On June 26, 2020, the Risk Management Agency (RMA) issued Product Management Bulletin: PM-20-041 announcing the changes made to the Dry Pea Crop Provisions for the 2021 and succeeding crop years and the Dry Pea Crop Provisions. https://www.rma.usda.gov/en/Policy-and-Procedure/Bulletins-and-Memos/2020/PM-20-041; https://www.rma.usda.gov/-/media/RMAweb/Policies/Dry-Pea/2021/Dry-Pea-Crop-Provisions-21-0067.ashx.
In PM-20-041, RMA states it made the following changes: 1) allow insurance on Fava/Faba beans; 2) add program dates for Arizona and California; 3) add a moisture adjustment to gross production; 4) update the policy for consistency with other crops with coverage on both fall and spring-planted acreage in the same county; and 5) clarify policy provisions.
PM-20-041 also references the Final Rule, published on June 26, 2020, that makes the above stated changes to the Dry Pea Crop Provisions found at 7 CFR 457.140.
ANALYSIS – The Final Rule contains the explanations for the changes made. The changes made and the basis for the changes can be found at https://www.govinfo.gov/content/pkg/FR-2020-06-26/pdf/2020-13457.pdf. With respect to the changes listed in PM-20-041, in regards to the addition of Fava and Faba beans, the Final Rule states that currently, Fava or Faba beans are insured by written agreement under the Dry Bean Crop Provisions. The Final Rule allows insurance of Fava/Faba beans under the Dry Pea Crop Provisions because:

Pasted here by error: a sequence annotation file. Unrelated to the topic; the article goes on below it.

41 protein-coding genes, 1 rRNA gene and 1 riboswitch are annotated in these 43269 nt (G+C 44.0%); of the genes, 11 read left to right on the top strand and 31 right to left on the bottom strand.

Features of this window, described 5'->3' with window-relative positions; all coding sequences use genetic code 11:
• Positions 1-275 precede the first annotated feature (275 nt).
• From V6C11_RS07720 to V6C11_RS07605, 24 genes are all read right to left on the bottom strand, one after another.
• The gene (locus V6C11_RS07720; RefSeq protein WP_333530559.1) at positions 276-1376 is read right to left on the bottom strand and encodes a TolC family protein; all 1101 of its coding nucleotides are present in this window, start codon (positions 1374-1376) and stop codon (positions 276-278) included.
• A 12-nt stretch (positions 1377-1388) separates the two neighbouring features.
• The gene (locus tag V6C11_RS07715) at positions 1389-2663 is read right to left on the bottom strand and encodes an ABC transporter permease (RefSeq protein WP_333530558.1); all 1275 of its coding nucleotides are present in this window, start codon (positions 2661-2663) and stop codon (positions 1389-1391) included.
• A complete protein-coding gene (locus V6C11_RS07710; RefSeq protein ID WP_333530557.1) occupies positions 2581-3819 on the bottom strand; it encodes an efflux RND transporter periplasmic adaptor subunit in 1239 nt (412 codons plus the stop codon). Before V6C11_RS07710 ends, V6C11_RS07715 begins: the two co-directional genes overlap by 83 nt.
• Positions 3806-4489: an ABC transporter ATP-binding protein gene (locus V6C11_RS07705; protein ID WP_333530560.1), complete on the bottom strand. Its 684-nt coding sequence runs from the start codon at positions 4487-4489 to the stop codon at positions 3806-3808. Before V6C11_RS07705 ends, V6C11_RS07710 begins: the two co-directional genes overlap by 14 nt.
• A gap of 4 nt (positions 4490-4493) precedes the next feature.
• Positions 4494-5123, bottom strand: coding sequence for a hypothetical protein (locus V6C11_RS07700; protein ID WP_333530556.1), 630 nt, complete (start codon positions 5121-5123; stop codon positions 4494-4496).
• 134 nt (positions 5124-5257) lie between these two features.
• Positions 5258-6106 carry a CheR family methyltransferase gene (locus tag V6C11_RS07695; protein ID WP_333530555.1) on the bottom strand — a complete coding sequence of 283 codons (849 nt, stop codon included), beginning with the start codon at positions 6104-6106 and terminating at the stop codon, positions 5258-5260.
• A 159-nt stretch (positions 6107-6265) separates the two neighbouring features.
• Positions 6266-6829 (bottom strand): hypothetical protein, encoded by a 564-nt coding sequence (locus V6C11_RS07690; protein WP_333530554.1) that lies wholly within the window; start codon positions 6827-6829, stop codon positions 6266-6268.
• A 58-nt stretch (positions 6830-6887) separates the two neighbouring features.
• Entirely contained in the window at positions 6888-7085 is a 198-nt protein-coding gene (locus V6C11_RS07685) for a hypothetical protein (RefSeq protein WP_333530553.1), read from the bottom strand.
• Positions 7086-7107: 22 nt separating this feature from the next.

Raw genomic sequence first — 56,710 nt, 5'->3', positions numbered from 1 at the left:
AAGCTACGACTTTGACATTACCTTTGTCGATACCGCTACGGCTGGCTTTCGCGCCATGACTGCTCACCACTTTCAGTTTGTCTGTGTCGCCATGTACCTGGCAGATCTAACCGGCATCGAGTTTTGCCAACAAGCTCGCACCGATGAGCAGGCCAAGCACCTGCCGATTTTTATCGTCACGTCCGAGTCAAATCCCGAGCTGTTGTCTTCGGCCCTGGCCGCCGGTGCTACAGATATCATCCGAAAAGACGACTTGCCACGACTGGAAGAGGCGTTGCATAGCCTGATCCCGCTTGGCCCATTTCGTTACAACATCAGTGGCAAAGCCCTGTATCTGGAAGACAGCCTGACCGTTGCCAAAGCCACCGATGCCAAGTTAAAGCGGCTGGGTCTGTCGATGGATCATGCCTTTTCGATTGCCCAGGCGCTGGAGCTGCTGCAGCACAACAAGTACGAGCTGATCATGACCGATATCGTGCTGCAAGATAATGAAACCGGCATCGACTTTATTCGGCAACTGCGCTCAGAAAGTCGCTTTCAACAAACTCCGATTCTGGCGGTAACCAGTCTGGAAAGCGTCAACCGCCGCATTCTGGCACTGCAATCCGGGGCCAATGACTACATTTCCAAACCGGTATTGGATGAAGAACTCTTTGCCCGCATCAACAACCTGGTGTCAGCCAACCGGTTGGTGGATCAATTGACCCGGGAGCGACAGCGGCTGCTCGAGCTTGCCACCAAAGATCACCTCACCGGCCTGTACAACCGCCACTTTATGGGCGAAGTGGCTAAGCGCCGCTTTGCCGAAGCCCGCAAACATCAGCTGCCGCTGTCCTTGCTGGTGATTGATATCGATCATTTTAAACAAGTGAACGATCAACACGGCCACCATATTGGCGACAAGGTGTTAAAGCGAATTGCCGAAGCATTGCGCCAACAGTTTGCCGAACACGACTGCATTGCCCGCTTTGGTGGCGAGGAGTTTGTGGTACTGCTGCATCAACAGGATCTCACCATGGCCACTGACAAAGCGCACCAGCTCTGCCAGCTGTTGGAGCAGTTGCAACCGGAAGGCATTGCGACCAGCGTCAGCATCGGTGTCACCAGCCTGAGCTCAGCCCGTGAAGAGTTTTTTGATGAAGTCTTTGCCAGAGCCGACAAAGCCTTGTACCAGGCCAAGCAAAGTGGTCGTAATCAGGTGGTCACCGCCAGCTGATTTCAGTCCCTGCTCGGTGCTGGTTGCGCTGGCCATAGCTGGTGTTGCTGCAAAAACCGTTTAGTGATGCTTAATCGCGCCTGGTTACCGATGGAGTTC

- Fava or Faba beans are a cool season crop, which more closely matches dry peas, whereas dry beans are a warm season crop; and
- The cultural and agronomic practices to grow Fava or Faba beans are more similar to dry peas than dry beans.
With respect to adding program dates in California and Arizona, the Final Rule states such change is being made to allow an expansion into California and some counties in Arizona.
With respect to the moisture adjustment, the Final Rule states that producers requested the change to add a moisture adjustment to gross production; similar to other crops (for example, Dry Beans; Coarse Grains, Small Grains). The Final Rule states that dry peas are sometimes harvested with moisture content above 14 percent. The Final Rule states that most processors will apply a discount to either production or price due to excess moisture and that the current Dry Pea policy does not allow for such reduction causing insureds to believe they are not being treated fairly. The Final Rule states that applying moisture adjustment to gross production is:
- Is proactive and consistent with other similar crop provisions;
- Will lead to more accurate loss determinations; and
- Should have no significant impacts to producers’ rates or indemnities.
With respect to crops with coverage on both fall and spring-planted acreage in the county, the Final Rule made a number of changes consistent with other crops that have both fall and spring-plantings.
None of the changes seem out of line with other similar crops and do provide clarity to certain ambiguous provisions.
All statements made are opinions of the author and are not intended to provide legal opinions or legal advice.